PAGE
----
It now seems providential that the World Health Organization named 2020 the Year of the Nurse and Midwife to honor Florence Nightingale’s 200th birthday. Who could have predicted how the world would rely on nurses to change the course of the COVID-19 coronavirus pandemic by upholding Nightingale’s leadership and principles of infection control from the 19th century?
The past two months served witness to the extraordinary impact of nurses on the front line of COVID-19 containment and mitigation through screening, isolating, and providing acute care to our most vulnerable patients. I worked alongside oncology nurses at my cancer center in New York City as they diligently cared for our inpatients and outpatients while striving to maintain the strictest safety and infection control standards—all during periods of shifting directions and widespread shortages of personal protective equipment and patient care supplies. At the same time, they maintained patient privacy while performing new procedures such as proning for patients with acute respiratory distress syndrome in the intensive care unit and using safety precautions for suicidal patients in isolation.
The media has shown the strategies nurses use to mitigate patients’ loneliness by facilitating video chats and window encounters with family, leveraging secure messaging and other technologies to communicate with patients and colleagues, and reaching out to COVID-19-positive patients at home to triage symptoms and intervene early on patient-reported outcomes. The nurse is the clinician most present with the patient when direct physical care is most needed and difficult discussions about interruptions in cancer treatment and goals of care are most meaningful. Their innovative approaches to compassionate and personal attention while maintaining distance and preserving supplies have been inspirational.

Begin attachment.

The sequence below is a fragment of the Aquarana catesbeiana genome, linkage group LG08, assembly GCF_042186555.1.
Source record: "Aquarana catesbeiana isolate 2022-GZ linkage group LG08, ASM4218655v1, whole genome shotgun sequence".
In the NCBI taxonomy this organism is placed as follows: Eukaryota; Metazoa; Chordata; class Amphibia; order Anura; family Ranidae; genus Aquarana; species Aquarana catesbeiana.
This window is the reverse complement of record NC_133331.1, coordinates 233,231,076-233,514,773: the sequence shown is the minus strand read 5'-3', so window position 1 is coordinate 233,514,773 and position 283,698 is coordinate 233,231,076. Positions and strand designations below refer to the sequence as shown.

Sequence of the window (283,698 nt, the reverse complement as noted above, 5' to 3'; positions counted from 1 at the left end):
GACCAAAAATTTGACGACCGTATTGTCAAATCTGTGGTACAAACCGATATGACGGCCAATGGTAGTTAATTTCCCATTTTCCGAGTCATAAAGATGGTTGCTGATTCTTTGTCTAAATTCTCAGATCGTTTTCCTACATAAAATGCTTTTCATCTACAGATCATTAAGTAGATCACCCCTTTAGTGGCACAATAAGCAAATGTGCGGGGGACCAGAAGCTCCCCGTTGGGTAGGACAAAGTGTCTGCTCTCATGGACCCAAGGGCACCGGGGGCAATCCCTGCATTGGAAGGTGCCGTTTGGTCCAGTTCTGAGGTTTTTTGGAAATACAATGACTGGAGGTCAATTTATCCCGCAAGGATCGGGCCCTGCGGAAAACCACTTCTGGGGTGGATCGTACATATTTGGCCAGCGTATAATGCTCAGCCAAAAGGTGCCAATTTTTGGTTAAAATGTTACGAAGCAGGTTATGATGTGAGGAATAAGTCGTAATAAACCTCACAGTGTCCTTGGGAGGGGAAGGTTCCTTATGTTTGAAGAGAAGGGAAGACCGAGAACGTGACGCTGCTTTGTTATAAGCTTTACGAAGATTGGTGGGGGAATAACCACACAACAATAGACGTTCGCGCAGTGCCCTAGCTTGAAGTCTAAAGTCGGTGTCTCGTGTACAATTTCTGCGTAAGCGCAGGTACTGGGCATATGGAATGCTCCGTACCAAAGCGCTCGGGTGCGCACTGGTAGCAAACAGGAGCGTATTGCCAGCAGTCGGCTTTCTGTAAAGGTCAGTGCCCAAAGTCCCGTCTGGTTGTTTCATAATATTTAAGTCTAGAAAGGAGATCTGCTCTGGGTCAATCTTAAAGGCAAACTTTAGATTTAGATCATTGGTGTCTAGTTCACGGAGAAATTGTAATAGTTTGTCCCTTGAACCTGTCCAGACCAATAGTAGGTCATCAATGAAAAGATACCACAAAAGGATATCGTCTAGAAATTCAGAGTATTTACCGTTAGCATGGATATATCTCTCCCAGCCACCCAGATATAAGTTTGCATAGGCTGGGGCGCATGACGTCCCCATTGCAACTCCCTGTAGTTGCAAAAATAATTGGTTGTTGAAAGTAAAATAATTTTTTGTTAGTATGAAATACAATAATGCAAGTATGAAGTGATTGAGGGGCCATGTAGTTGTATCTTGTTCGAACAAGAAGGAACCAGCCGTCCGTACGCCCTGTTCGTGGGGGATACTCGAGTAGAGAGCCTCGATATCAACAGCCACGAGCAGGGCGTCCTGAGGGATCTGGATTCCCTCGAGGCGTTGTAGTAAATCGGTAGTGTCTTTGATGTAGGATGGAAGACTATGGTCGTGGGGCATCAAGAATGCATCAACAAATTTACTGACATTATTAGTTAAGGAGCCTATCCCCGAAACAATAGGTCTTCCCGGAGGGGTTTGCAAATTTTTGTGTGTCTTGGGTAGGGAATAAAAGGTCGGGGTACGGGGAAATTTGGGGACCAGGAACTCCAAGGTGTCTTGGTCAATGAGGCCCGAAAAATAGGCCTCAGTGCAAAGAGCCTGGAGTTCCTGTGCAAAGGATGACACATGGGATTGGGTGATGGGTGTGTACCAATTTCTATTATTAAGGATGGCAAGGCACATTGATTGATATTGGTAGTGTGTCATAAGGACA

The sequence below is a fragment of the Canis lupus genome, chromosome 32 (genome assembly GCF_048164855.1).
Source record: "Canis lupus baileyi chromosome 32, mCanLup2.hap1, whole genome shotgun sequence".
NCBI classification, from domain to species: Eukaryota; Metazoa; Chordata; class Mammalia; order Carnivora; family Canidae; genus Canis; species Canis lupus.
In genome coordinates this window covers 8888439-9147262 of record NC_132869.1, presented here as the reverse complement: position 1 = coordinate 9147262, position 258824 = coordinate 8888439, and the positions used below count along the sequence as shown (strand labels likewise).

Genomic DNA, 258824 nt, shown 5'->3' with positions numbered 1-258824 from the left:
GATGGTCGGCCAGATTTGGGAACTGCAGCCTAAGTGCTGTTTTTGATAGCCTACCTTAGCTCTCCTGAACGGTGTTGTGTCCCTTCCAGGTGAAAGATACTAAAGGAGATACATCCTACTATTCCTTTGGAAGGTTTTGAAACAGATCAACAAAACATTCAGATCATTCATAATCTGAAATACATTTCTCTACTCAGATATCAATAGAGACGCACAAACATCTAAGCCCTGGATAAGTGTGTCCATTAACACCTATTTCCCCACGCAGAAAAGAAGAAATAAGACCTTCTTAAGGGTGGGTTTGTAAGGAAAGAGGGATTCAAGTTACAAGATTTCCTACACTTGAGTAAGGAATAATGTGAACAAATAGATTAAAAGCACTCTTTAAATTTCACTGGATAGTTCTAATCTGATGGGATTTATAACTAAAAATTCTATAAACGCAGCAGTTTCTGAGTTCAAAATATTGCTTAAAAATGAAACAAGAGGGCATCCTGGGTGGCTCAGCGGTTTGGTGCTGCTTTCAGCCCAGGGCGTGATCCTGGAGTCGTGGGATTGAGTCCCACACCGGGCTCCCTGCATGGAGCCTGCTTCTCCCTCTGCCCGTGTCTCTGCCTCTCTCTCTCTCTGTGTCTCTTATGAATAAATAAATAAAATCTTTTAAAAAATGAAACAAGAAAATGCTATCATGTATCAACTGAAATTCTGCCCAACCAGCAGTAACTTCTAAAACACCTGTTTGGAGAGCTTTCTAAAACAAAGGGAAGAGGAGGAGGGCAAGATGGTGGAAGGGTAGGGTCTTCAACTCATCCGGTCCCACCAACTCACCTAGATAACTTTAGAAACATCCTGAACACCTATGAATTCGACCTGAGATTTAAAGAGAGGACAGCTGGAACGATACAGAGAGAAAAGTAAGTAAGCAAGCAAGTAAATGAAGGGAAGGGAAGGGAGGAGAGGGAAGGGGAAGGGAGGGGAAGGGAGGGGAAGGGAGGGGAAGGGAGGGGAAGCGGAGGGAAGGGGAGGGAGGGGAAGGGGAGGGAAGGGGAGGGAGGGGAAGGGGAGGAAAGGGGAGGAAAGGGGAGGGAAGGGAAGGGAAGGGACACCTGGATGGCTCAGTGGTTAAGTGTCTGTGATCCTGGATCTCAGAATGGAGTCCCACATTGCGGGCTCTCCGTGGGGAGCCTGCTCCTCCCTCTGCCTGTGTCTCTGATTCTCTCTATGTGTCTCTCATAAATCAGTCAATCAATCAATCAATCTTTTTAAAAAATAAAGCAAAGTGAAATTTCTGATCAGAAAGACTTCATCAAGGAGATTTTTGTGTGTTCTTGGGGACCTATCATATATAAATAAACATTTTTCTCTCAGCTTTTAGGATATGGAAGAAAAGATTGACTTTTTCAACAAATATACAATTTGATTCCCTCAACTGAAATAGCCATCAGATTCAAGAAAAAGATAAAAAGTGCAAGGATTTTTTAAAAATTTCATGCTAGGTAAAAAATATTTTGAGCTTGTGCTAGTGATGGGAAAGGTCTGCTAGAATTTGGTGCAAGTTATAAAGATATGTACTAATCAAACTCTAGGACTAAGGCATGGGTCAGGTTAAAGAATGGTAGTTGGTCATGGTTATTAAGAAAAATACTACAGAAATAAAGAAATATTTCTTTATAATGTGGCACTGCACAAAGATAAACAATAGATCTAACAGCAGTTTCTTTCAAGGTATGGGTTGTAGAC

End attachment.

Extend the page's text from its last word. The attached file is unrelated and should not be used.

A goal of the 45th Annual ONS Congress is to generate and support nursing innovation. Cancelation of our May 2020 in-person conference in San Antonio, TX, did not deter our pursuit of providing a platform for our members to develop their ideas. Instead, ONS members and healthcare providers who care for patients with cancer can look forward to a virtual meeting in September 2020. The necessity to think creatively in this crisis, to provide care in new ways with limited resources while holding onto our evidence-based standards and values, has created an opportunity. Every day I see nurses questioning old routines, finding ideas on social media and our ONS communities, and going to the literature to identify support for solutions. ONS’s innovative brainstorming in our virtual programs allows us to reach our members despite our shared distance.
Florence Nightingale’s legacy sets the course for nurses in responding to the 21st century’s COVID-19 pandemic. We have demonstrated over the past two months our commitment to our oath and to our understanding of "how little can be done under the spirit of fear."
As I begin my term as ONS president, I assure you that the ONS Board of Directors will support all nurses caring for patients with cancer during the pandemic and that we will uphold Nightingale’s legacy in leading oncology nursing through this new paradigm. Be careful, be safe, and be good to yourself: you are our most precious resource.